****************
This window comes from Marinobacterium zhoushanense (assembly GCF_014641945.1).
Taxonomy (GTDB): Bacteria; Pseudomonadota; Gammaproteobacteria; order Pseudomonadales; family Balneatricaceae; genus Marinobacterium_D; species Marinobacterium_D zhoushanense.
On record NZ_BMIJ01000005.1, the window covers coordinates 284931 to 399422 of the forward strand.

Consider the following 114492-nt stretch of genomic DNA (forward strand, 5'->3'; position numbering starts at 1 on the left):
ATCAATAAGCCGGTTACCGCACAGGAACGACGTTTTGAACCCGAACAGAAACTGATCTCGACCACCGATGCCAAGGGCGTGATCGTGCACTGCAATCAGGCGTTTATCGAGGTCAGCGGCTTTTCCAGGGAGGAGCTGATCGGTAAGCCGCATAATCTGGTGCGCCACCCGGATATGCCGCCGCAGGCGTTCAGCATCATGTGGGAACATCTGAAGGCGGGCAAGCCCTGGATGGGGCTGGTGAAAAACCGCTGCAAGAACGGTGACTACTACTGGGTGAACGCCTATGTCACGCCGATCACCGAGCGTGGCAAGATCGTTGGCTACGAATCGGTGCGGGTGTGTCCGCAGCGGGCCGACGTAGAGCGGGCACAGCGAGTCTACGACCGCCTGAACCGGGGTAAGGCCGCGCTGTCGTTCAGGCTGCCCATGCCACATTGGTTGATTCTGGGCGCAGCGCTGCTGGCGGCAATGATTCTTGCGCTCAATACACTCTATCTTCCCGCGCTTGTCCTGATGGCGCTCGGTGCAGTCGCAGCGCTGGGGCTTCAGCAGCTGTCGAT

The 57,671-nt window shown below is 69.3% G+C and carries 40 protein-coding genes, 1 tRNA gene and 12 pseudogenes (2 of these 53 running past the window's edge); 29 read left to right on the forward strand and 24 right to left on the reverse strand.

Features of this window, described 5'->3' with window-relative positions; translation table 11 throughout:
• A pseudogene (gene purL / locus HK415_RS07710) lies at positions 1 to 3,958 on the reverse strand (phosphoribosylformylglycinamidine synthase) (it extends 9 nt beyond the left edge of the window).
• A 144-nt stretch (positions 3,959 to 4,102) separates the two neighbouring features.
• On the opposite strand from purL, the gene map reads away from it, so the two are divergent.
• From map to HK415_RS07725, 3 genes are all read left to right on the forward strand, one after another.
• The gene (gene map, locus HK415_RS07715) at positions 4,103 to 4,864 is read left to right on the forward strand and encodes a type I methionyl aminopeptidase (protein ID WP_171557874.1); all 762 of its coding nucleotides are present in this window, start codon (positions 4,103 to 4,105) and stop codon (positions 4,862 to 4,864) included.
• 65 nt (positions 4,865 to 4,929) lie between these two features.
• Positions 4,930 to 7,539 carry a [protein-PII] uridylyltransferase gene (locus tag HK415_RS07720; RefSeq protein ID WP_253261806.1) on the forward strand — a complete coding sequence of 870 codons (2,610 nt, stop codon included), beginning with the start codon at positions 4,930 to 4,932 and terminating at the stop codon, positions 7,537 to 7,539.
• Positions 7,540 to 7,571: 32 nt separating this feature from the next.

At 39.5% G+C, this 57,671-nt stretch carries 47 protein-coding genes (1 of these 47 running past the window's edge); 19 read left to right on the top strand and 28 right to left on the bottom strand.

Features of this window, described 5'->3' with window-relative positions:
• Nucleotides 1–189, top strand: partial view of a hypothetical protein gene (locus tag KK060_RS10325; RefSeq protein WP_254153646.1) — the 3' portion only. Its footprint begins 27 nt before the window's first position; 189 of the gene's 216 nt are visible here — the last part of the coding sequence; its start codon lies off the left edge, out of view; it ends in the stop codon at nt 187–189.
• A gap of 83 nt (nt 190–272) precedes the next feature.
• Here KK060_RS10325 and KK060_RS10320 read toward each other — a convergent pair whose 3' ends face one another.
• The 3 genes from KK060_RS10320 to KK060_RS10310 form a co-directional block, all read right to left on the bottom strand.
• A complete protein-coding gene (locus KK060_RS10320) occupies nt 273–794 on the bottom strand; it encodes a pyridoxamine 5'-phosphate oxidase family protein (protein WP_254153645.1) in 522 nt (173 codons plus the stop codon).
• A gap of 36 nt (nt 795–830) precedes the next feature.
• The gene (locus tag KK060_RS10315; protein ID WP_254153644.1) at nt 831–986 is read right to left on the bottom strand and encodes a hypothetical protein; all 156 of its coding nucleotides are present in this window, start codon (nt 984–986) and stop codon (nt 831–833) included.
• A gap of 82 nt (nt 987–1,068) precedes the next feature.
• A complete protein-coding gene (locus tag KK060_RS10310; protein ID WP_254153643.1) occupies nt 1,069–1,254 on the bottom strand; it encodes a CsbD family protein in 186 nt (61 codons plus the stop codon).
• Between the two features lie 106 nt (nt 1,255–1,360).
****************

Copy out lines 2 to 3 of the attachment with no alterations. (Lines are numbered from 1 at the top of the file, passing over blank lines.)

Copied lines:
Taxonomy (GTDB): Bacteria; Pseudomonadota; Gammaproteobacteria; order Pseudomonadales; family Balneatricaceae; genus Marinobacterium_D; species Marinobacterium_D zhoushanense.
On record NZ_BMIJ01000005.1, the window covers coordinates 284931 to 399422 of the forward strand.